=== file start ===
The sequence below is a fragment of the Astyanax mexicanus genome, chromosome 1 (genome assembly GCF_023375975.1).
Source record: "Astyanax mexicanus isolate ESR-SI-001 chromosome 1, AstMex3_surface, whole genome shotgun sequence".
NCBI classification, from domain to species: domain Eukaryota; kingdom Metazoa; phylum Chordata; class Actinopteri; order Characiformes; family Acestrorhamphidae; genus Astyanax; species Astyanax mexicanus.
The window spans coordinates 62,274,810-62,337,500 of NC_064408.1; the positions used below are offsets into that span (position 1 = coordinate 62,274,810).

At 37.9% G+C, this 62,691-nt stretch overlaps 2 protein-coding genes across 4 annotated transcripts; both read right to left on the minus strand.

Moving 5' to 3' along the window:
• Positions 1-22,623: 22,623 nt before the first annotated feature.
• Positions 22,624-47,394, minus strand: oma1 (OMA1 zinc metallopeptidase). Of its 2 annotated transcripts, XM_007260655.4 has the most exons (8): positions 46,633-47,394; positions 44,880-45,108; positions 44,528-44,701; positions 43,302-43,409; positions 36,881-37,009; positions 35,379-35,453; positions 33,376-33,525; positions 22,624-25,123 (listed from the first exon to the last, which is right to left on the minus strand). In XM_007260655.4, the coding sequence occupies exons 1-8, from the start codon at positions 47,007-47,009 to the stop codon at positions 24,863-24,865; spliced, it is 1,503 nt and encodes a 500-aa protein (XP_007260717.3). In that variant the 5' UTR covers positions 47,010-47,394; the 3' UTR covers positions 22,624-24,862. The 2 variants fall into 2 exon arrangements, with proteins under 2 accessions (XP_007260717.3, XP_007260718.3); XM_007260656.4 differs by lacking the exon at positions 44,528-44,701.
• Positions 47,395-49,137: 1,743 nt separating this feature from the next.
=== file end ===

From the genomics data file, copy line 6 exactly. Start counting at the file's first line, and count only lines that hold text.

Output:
Moving 5' to 3' along the window: